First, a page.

Winter has arrived in the Midwest and, with it, cold, snow, ice, and wind. Time to batten down the hatches and hibernate until spring, right? HECK. NO. Winter also means no bugs, wide-open views, and less crowds on the trails.

To help you get seasonally prepared, we’ve compiled a list of hiking hacks to keep you warm, safe, and steady during the cold-weather months. So, grab that wool beanie and a pack of hand warmers. Let’s get outside!

  • Your body expends energy to keep itself warm, which means you’ll likely be burning more calories in colder temps. Carry extra food and eat more frequently. Stash snacks in warm-yet-accessible pockets, so you can get at them easily when you need to.
  • You won’t be perspiring as much as you would during spring or summer, and as a result, you won’t naturally drink as much water. To avoid dehydration, pre-hydrate and remember to drink more while on the trail.
  • Use wide-mouth bottles that you can easily pour hot water into before the hike. Store these bottles in insulated pockets or near insulating clothing inside your pack, so they don’t freeze. If you’re out in freezing temps, flip your water bottles upside-down, so the tops don’t freeze shut.
  • If you use a hydration bladder, insulate your reservoir tube and be sure to blow the water in the tube back into the reservoir between sips. This will prevent the tube from freezing and/or breaking.
  • Say NO to cotton! It’s become a mantra in the outdoor arena, but it’s even more important during winter months. If cotton gets wet, it stays wet, and wet and cold is a dangerous combination. Stick with a synthetic layering system to stay warm (and dry).
  • Use trekking poles for slippery conditions. They might seem unwieldy at first, but once you get the hang of using them, trekking poles will help keep you stable and upright.
  • Take multiple layers of gloves. Your hands may get sweaty, and having a secondary pair of gloves will keep them dry (and warm). No extra gloves? Wearing latex gloves inside fleece gloves will prevent the fleece from getting wet.
  • Waterproof footwear is a must in cold and/or snowy conditions, since wet feet are freezing feet. Double-check your protection before heading out. Plastic grocery bags worn inside your boots can provide waterproofing in a pinch, but a functional GoreTex membrane is much more breathable. 

Traction devices can help with traction on ice and frozen ground.

  • If there’s a chance for snow or ice anywhere along the trail, throw some lightweight traction devices in your packsack.
  • A multifunctional buff/neck gaiter will add an additional layer of warmth and repel that draft ripping through your jacket zipper.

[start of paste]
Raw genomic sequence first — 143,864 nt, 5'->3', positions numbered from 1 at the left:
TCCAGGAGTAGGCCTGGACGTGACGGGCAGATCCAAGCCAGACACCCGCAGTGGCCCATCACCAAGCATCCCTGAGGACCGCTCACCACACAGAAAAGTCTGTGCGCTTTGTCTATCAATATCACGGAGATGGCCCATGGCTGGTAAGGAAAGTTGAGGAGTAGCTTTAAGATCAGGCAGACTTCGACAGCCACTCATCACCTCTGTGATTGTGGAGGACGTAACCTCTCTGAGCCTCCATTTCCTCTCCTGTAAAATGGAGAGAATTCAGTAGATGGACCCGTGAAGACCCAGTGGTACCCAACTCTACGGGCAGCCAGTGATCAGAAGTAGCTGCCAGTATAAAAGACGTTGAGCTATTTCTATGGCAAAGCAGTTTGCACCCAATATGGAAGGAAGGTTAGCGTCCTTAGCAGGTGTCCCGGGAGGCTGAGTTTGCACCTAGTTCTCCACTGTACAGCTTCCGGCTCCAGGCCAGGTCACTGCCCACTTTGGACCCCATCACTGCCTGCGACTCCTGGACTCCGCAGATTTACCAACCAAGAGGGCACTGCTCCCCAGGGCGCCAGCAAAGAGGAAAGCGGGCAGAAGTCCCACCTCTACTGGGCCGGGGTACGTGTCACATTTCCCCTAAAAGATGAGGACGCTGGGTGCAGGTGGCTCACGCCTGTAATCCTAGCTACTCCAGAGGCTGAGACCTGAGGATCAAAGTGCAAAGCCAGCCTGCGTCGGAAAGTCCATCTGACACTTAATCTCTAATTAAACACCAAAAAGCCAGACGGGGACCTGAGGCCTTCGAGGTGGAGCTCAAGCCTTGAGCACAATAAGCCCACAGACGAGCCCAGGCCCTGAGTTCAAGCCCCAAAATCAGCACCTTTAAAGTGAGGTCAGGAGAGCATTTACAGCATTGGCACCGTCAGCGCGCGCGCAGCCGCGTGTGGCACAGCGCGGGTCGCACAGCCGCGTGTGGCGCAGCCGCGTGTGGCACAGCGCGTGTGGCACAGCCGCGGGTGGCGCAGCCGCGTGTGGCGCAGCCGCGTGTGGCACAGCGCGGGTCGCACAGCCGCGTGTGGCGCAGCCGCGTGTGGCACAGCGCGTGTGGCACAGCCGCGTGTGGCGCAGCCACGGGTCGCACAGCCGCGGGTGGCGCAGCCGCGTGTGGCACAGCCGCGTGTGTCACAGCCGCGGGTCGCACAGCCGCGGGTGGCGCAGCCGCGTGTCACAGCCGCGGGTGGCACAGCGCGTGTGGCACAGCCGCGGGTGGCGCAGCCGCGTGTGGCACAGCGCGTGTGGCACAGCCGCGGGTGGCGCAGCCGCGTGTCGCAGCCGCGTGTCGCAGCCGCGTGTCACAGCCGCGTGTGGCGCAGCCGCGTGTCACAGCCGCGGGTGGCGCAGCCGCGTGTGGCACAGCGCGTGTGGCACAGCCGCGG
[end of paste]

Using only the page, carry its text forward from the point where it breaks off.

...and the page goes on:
• Lithium batteries last longer in cold temperature than alkaline; switching them out in your devices to extend battery life.
  • Attach zip-ties to all jacket and backpack zippers to make them easier to grab with gloved hands.
  • Carry Thermacare patches and hand/foot warmers to heat your entire body. Stash them inside pockets to maximize warmth. 
  • Don’t forget sun protection: sunglasses, sunscreen, etc. And use them frequently. 
  • Also, wear a hat. Whether the “you lose 50 percent of your body heat from your head” mantra is true or not, an insulated hat will keep your noggin toasty.
  • Be extra vigilant about directions and your orientation in winter. Snowy conditions can hide trail signs and directional markers.
  • Stay off bodies of water, regardless of how thick you think the ice is. It’s not worth falling in.
  • It may go without saying, but in the winter, days are shorter. Plan accordingly and get back to your vehicle before dark.
  • There’s nothing like pulling off hiking boots while sipping on a hot cup of coffee or hot chocolate. Prepare a thermos of warm beverages and stash it in your vehicle for an apres-hike warm-up.

Overnight Sensation
Considering camping on your hike? Here some tips specific to wintertime stays outside.

  • On colder days, the need for refrigeration isn’t an issue. Boil-in-bag meals (as opposed to freeze-dried) and other perishable items that typically require chilling are fair game.
  • Fuel canisters get bitter cold when in use. To avoid getting frostbite when firing up a stove, wrap duct tape around fuel bottles/canisters or use gloves.
  • For minimal additional weight, an extra closed-cell foam pad will add warmth to your sleep system. It also provides insulated seating for you and a friend.
  • Similarly, a simple sit pad will keep your bum toasty instead of sitting on that cold rock or the cold, wet ground.
  • Keep your electronics warm overnight and conserve battery life by placing them in a stuff sack at the bottom of your sleeping bag.

Author: Nick Tilley is a regular contributor to Terrain Magazine.